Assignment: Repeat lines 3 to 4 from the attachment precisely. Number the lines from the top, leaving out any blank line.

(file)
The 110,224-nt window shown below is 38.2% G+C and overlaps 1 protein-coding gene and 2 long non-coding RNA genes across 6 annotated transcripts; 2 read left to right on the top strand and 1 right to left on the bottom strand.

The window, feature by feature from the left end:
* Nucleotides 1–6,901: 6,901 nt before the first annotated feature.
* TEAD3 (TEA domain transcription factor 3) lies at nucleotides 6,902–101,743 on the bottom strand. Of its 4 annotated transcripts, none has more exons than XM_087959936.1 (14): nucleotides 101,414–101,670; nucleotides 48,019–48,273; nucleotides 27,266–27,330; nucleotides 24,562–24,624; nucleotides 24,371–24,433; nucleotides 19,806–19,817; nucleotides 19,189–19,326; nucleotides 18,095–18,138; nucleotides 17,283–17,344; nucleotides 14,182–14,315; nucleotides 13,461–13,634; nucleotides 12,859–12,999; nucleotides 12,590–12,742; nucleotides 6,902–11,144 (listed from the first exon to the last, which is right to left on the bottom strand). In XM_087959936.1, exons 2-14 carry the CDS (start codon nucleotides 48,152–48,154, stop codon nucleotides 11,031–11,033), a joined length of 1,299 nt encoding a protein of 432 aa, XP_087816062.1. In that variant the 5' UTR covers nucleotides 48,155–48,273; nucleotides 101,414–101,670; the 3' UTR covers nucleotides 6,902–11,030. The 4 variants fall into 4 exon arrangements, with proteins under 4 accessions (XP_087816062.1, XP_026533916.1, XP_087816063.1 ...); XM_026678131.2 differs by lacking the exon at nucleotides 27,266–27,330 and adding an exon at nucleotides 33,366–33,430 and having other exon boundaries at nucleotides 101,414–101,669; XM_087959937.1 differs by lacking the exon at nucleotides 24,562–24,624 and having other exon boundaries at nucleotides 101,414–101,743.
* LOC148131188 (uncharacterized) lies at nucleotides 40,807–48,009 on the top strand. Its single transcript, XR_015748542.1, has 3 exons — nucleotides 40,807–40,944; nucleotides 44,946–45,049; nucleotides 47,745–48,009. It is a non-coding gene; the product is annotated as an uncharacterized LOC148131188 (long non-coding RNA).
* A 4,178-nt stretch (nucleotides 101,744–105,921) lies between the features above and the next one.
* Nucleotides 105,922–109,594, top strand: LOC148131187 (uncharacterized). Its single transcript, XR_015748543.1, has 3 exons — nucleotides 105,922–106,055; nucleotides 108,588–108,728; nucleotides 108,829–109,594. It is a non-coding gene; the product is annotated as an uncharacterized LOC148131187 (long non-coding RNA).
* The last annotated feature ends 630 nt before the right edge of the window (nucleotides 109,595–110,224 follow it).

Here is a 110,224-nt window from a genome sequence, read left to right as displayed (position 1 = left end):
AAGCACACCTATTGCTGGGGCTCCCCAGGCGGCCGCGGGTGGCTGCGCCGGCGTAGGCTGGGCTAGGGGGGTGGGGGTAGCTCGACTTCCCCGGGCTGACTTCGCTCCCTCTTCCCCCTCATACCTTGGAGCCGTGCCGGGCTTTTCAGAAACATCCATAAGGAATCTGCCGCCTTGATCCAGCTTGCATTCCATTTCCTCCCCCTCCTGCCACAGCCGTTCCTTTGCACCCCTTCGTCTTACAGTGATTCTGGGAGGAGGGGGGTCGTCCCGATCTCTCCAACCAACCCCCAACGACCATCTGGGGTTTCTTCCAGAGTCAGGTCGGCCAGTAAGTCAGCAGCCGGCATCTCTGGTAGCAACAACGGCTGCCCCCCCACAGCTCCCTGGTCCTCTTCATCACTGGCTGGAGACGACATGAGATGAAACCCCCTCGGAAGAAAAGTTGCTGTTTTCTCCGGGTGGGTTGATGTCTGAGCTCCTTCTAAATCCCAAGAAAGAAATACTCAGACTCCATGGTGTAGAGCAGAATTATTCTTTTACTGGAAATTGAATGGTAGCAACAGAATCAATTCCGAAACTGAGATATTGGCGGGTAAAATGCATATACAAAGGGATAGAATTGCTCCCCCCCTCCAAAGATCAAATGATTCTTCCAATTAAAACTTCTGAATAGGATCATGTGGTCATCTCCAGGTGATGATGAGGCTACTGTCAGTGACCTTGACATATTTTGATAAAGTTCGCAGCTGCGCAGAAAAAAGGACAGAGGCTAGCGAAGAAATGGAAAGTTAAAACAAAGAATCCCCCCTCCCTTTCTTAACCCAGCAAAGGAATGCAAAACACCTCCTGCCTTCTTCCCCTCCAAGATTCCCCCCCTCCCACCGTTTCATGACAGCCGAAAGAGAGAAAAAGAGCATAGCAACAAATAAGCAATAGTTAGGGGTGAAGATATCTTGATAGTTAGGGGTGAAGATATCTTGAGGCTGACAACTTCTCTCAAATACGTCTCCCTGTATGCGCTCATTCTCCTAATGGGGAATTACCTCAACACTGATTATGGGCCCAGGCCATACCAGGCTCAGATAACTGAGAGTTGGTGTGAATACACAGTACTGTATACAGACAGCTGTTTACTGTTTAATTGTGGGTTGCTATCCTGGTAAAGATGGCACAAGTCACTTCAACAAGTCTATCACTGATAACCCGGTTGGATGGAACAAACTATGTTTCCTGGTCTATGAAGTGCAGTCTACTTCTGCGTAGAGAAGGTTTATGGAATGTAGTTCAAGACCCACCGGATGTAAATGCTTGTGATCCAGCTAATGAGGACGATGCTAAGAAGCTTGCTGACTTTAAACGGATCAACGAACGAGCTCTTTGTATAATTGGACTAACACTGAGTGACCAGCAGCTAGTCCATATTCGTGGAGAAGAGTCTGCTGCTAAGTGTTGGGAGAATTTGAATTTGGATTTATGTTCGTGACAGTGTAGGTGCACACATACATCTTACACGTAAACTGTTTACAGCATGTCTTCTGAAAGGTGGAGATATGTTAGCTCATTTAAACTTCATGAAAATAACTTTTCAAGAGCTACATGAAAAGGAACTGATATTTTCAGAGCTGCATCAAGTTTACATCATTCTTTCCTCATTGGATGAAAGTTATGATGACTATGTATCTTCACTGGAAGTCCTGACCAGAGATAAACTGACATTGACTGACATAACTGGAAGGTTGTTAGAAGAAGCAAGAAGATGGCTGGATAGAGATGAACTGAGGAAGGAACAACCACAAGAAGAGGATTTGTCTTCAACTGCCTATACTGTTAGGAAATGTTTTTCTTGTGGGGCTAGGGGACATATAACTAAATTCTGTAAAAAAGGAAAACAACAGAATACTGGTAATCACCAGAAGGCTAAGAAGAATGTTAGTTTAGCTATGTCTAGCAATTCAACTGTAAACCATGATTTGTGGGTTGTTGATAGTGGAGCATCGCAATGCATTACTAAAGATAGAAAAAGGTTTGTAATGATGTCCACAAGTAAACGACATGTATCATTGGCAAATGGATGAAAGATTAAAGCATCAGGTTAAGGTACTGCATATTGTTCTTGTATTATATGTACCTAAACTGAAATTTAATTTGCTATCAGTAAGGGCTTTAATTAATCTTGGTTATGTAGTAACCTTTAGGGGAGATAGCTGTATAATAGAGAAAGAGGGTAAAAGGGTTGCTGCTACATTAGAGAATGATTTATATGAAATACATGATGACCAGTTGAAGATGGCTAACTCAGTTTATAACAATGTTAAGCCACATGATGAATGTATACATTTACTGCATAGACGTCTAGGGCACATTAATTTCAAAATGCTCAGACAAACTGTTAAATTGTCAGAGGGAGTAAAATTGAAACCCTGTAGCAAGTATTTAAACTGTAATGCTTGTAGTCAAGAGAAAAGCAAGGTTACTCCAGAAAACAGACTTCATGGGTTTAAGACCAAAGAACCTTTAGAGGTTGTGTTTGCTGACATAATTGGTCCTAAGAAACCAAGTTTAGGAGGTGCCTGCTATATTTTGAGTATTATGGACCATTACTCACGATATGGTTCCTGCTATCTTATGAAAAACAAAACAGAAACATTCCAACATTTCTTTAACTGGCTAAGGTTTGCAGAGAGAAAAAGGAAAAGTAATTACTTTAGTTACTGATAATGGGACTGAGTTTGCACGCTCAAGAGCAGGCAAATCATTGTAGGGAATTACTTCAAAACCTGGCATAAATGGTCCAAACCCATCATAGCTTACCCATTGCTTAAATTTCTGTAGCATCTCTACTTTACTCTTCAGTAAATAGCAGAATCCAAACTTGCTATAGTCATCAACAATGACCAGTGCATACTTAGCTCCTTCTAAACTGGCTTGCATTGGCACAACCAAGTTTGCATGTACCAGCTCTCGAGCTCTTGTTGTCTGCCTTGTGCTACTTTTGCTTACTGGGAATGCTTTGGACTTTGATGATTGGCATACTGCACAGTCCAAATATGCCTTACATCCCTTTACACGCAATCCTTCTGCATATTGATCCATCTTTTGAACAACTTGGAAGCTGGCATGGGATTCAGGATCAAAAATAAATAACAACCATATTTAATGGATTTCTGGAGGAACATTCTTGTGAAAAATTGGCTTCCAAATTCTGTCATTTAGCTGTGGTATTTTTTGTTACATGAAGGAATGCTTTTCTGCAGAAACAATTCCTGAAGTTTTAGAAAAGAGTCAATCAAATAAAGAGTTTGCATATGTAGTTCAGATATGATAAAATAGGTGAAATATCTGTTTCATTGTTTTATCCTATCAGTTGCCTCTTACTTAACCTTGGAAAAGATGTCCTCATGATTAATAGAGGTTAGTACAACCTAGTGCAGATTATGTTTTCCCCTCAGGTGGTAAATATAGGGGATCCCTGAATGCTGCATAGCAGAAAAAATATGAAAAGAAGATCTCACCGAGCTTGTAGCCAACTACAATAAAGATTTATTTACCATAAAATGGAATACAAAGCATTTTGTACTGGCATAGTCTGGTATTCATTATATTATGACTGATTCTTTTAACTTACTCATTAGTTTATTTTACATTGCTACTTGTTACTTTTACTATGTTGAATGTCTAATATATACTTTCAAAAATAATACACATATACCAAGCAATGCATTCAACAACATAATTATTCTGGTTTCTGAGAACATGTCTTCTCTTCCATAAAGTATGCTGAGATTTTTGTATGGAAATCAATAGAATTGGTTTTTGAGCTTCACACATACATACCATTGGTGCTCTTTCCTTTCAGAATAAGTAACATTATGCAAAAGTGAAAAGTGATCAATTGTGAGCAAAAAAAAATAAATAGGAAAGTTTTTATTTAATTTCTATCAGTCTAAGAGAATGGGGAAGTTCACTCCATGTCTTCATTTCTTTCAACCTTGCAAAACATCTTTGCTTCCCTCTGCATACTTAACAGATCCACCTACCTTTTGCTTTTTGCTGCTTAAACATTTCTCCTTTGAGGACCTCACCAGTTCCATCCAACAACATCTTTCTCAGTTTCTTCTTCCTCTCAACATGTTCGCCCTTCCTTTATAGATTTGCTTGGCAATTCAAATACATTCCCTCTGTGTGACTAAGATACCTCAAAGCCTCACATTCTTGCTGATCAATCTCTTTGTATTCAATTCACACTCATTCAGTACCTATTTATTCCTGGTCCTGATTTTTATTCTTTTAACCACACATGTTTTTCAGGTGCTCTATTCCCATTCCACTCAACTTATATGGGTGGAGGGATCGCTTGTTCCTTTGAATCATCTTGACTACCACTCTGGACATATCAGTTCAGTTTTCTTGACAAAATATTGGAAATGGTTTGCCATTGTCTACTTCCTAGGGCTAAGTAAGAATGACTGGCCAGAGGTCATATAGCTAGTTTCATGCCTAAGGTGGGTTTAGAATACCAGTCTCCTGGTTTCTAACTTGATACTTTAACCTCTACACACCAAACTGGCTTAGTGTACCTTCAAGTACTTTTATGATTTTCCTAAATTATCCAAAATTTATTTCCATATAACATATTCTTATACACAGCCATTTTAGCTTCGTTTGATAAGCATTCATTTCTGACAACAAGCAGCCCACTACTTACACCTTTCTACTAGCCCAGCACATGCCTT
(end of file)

* Nucleotides 1–6,901: 6,901 nt before the first annotated feature.
* TEAD3 (TEA domain transcription factor 3) lies at nucleotides 6,902–101,743 on the bottom strand. Of its 4 annotated transcripts, none has more exons than XM_087959936.1 (14): nucleotides 101,414–101,670; nucleotides 48,019–48,273; nucleotides 27,266–27,330; nucleotides 24,562–24,624; nucleotides 24,371–24,433; nucleotides 19,806–19,817; nucleotides 19,189–19,326; nucleotides 18,095–18,138; nucleotides 17,283–17,344; nucleotides 14,182–14,315; nucleotides 13,461–13,634; nucleotides 12,859–12,999; nucleotides 12,590–12,742; nucleotides 6,902–11,144 (listed from the first exon to the last, which is right to left on the bottom strand). In XM_087959936.1, exons 2-14 carry the CDS (start codon nucleotides 48,152–48,154, stop codon nucleotides 11,031–11,033), a joined length of 1,299 nt encoding a protein of 432 aa, XP_087816062.1. In that variant the 5' UTR covers nucleotides 48,155–48,273; nucleotides 101,414–101,670; the 3' UTR covers nucleotides 6,902–11,030. The 4 variants fall into 4 exon arrangements, with proteins under 4 accessions (XP_087816062.1, XP_026533916.1, XP_087816063.1 ...); XM_026678131.2 differs by lacking the exon at nucleotides 27,266–27,330 and adding an exon at nucleotides 33,366–33,430 and having other exon boundaries at nucleotides 101,414–101,669; XM_087959937.1 differs by lacking the exon at nucleotides 24,562–24,624 and having other exon boundaries at nucleotides 101,414–101,743.